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December 2, 2012
Ravindra Jadeja is the eighth batsman and first Indian to score three triple-centuries in first-class cricket. He joined the illustrious company of WG Grace, Bill Ponsford, Don Bradman, Wally Hammond, Graeme Hick, Brian Lara and Michael Hussey. Jadeja is not yet 24.
He reached his third triple on the second day of Saurashtra's Ranji Trophy match against Railways in Rajkot. He was unbeaten on 320 at stumps, having batted 690 minutes in the first innings. Jadeja had begun this Ranji season in a blaze of glory, making an unbeaten 303, which spanned 561 minutes, against Gujarat in Surat. His first triple-hundred had come in November 2011, 314 in 558 minutes against Orissa in Cuttack.
The third triple was laudable for its timing. Saurashtra, without Cheteshwar Pujara, had slipped to 90 for 4 after Jaydev Shah had decided to bat against Railways. Jadeja would have also been dismissed, on 19, had medium-pacer Krishnakant Upadhyay not floored a straightforward catch off his own bowling.
Jadeja made the most of that reprieve. He found a partner in Shitanshu Kotak to first stabilise the innings and then give it respectability. Jadeja and Kotak complemented each other: the two left-hand batsmen, one full of exuberance and the other experience, ensured Railways did not have any further success on the first day. Saurashtra were 227 for 4 at stumps. Jadeja was on 111, Kotak 53.
"As usual the wicket was playing very easy. But to stay at there and score runs, you had to show a lot of application and determination," Kotak said. "After all, the Railways new-ball bowlers and spinners were really bowling well and keeping a good line and length. Jadeja handled them excellently and played a lovely innings.
Having shown a tremendous appetite for runs this season, Jadeja batted on through the second day, converting his century into a double and then an unbeaten triple. Jadeja had another let-off, on 274, when he edged left-arm spinner Ashish Yadav but Sanjay Bangar could not catch a difficult chance at slip.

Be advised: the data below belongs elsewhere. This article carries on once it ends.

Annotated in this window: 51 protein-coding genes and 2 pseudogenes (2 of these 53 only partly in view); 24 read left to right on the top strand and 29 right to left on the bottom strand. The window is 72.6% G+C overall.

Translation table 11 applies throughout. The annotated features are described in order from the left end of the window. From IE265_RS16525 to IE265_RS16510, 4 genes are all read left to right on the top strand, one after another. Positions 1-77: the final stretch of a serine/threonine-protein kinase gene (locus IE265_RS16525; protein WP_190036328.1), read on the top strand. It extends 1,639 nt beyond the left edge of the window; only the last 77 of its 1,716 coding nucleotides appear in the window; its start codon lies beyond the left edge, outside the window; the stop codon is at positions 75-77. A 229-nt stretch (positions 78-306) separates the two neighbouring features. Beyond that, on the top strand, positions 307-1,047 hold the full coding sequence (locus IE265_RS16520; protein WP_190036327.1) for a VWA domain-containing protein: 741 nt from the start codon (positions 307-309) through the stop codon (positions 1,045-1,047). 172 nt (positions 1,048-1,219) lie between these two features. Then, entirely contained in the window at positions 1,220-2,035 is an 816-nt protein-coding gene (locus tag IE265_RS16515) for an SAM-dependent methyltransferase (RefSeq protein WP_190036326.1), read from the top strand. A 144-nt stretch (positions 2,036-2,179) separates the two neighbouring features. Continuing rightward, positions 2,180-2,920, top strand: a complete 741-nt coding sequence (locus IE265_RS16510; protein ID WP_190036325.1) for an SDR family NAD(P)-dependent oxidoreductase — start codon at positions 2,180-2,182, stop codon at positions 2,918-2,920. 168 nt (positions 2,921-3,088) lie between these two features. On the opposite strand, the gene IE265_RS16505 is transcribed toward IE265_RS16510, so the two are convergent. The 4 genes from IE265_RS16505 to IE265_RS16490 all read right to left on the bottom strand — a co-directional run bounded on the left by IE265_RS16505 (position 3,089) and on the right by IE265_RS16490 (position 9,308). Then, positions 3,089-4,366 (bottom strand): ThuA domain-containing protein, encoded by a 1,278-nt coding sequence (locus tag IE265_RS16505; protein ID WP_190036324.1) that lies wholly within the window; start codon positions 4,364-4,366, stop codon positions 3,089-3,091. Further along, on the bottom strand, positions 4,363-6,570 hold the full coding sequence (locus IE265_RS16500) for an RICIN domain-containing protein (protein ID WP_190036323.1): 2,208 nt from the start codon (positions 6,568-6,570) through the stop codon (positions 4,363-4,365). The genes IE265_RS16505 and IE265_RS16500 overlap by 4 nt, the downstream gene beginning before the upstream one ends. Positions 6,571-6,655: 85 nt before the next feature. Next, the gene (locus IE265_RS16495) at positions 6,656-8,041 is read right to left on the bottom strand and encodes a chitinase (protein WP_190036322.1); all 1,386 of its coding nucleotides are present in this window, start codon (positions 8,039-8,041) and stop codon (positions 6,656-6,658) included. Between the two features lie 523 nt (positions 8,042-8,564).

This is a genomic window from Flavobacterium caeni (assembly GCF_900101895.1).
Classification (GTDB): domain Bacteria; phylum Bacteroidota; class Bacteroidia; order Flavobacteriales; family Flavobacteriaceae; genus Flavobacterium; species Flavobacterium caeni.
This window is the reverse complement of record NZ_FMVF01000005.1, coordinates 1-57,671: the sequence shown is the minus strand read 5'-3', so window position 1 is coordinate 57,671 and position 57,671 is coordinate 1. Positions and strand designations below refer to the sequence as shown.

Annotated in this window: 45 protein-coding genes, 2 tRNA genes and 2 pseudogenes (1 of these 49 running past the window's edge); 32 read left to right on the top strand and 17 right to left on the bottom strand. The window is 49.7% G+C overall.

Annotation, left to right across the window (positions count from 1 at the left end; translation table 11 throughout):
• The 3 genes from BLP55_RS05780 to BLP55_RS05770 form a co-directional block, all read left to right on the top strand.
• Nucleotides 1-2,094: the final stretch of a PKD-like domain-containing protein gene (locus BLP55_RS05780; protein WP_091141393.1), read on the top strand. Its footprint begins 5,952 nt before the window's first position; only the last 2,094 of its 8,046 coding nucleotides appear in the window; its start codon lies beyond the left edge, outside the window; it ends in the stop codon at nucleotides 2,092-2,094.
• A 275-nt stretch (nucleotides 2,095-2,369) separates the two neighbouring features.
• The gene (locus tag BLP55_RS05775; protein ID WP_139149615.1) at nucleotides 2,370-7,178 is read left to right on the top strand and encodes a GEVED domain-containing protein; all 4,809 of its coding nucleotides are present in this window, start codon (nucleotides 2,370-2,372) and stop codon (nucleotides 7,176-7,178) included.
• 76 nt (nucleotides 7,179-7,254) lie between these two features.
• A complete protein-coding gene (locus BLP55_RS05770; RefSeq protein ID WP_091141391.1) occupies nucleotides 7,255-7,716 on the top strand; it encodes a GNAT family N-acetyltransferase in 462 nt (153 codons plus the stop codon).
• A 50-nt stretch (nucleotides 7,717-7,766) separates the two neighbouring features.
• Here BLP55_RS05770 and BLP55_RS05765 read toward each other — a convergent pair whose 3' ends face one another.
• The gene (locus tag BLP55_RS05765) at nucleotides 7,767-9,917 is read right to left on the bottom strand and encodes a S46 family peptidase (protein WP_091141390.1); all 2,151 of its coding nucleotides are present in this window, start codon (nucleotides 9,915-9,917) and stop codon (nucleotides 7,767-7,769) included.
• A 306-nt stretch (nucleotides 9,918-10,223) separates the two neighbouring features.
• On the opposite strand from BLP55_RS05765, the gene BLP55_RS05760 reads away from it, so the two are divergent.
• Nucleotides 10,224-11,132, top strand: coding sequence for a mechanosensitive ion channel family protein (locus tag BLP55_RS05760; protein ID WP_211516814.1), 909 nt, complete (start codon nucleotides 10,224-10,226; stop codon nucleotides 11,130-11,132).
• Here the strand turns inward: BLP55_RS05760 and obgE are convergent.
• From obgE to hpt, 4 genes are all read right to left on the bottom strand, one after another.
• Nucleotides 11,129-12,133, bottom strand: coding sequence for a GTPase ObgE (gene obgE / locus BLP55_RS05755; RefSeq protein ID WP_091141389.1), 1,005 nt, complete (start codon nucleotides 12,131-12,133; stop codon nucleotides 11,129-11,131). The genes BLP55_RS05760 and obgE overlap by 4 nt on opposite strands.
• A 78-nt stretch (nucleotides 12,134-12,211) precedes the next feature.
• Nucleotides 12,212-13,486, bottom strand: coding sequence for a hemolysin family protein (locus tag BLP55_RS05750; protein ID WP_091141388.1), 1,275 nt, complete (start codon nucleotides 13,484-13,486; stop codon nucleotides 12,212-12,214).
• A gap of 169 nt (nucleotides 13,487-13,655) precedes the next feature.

"He has started showing so much maturity and this particular innings was the best example," said Kotak, who was dismissed on 68 after adding 170 runs for the fifth wicket with Jadeja. "I was there at the other end for a very long time and I can tell you he batted with great responsibility. Never once did he appear careless or irresponsible. He was determined to play a big innings."
Kotak said Jadeja's form would make the selectors take notice when they pick the limited-overs squads for the Twenty20 and ODI series against England in December and January. "You can't ignore such performances. Jadeja is very young. He has not only batted well and scored lots of runs this season, but also taken plenty of wickets as a left-arm spinner. So the selectors should seriously consider him as an allrounder and give him another chance to prove his worth."
Debu Mitra, who has been Saurashtra's coach for more than ten years, rated this triple-century higher than Jadeja's previous two. "I've seen all the three triple-centuries scored by Jadeja. Though this one was played on a slightly batting-friendly pitch, it was easily the best because it was made when the bowlers were on top and Saurashtra were in trouble.
"It was a fantastic innings. This is Group A, with some of the best teams. And Railways are no pushovers. I think almost right through the first day the Railways bowlers dominated the proceedings. You can see that from Saurashtra's score, too - 227 for 4 in 90 overs. But Sunday belonged to Jadeja."
Haresh Pandya is a freelance journalist specialising in cricket. He writes for The New York Times among other publications
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